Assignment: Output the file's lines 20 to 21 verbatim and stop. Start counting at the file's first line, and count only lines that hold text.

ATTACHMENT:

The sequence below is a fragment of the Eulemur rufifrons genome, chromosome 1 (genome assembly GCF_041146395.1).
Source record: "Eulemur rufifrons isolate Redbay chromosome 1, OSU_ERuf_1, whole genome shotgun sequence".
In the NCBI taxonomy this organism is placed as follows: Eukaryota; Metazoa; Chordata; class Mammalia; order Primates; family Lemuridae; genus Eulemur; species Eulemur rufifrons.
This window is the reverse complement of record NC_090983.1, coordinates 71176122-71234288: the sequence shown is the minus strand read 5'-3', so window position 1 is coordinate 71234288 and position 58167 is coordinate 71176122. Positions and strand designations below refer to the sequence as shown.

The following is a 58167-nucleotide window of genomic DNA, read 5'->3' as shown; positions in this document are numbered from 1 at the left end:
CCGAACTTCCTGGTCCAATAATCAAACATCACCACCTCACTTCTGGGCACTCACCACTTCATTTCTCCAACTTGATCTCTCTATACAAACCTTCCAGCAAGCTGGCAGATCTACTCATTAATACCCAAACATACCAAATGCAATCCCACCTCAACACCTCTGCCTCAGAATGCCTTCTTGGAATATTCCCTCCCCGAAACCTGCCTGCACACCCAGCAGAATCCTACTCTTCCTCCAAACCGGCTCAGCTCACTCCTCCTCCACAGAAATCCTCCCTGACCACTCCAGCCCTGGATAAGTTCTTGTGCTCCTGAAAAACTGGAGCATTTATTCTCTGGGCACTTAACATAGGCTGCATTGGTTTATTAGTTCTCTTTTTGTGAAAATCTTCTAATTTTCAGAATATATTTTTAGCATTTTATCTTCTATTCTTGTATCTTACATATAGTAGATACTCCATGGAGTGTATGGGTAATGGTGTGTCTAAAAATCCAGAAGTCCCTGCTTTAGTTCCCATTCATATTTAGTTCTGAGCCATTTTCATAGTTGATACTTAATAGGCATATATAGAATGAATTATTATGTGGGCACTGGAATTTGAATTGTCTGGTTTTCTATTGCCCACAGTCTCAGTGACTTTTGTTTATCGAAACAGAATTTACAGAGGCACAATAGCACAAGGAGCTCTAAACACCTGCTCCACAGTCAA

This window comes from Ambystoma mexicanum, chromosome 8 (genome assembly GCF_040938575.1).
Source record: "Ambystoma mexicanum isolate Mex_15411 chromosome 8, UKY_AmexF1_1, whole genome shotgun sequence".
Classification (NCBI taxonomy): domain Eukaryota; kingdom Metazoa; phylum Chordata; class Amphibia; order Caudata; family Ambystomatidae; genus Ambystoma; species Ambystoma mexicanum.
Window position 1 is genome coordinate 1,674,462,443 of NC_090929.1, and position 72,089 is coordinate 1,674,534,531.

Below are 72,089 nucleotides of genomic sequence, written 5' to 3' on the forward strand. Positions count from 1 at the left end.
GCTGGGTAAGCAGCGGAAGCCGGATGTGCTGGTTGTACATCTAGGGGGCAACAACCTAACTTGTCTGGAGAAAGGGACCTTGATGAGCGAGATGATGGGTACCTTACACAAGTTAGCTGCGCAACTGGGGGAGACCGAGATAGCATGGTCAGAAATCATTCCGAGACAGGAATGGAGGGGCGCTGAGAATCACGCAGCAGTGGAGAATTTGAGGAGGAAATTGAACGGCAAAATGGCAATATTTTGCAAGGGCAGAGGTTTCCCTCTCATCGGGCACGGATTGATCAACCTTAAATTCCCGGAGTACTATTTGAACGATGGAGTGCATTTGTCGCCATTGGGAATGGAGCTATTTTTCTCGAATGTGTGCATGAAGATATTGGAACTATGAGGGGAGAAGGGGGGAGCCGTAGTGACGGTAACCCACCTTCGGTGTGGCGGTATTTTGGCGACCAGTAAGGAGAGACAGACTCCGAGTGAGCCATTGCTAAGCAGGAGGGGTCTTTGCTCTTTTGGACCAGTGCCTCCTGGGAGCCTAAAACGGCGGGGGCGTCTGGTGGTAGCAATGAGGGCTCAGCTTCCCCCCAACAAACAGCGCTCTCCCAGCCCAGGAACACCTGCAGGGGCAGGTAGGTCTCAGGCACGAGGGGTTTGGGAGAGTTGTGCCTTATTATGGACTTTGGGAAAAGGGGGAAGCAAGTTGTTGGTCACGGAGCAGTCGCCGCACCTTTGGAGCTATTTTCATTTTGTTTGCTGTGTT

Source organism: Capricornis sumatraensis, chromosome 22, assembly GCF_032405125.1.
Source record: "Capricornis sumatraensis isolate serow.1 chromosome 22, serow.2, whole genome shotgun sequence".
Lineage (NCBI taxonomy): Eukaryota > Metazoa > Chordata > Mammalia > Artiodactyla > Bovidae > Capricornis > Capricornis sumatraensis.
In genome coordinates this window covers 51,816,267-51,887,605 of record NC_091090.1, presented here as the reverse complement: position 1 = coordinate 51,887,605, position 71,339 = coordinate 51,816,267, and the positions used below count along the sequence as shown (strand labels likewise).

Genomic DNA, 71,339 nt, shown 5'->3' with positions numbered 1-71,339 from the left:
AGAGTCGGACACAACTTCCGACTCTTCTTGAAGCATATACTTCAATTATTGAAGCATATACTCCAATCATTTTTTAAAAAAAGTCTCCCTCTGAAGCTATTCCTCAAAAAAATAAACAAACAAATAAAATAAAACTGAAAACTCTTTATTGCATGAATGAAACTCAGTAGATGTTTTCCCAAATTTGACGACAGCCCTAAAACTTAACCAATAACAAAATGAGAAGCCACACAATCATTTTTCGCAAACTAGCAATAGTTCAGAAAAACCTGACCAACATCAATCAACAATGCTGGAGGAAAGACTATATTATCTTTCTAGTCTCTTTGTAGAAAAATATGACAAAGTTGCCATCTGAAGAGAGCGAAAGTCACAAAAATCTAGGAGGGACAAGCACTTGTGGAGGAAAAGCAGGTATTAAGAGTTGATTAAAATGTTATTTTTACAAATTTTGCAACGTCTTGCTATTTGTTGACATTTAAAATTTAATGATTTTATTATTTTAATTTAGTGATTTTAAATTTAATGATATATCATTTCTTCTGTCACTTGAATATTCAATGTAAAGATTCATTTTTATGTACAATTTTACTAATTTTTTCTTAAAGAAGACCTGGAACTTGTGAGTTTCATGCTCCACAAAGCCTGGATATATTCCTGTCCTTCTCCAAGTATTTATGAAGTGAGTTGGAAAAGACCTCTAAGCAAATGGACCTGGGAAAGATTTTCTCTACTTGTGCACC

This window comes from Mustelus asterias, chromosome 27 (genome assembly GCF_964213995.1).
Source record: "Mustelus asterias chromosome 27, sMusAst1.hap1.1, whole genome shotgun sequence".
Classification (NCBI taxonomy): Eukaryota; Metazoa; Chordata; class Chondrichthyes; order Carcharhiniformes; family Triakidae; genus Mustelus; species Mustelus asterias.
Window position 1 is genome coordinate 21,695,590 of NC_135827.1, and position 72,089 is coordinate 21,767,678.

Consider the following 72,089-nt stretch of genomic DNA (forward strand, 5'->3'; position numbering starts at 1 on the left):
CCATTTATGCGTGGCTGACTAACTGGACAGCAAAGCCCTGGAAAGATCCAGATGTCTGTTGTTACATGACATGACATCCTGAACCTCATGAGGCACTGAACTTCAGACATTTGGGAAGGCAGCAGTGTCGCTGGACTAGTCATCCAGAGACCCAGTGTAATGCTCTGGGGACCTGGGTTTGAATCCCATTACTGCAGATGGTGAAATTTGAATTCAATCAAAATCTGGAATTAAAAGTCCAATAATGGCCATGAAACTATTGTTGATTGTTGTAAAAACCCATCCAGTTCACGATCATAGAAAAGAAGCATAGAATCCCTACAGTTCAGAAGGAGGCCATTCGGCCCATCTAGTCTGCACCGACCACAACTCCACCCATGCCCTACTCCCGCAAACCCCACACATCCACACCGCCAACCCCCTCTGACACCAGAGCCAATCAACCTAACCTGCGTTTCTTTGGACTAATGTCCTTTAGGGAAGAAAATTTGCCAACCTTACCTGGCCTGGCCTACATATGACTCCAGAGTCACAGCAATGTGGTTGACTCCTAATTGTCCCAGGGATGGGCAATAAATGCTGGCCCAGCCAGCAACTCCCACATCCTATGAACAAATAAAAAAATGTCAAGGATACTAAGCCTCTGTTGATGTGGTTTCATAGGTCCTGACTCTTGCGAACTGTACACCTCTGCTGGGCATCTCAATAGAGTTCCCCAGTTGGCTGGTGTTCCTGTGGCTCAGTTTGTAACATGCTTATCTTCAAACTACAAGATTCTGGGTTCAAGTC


Source record: "Mustelus asterias chromosome 27, sMusAst1.hap1.1, whole genome shotgun sequence".
Classification (NCBI taxonomy): Eukaryota; Metazoa; Chordata; class Chondrichthyes; order Carcharhiniformes; family Triakidae; genus Mustelus; species Mustelus asterias.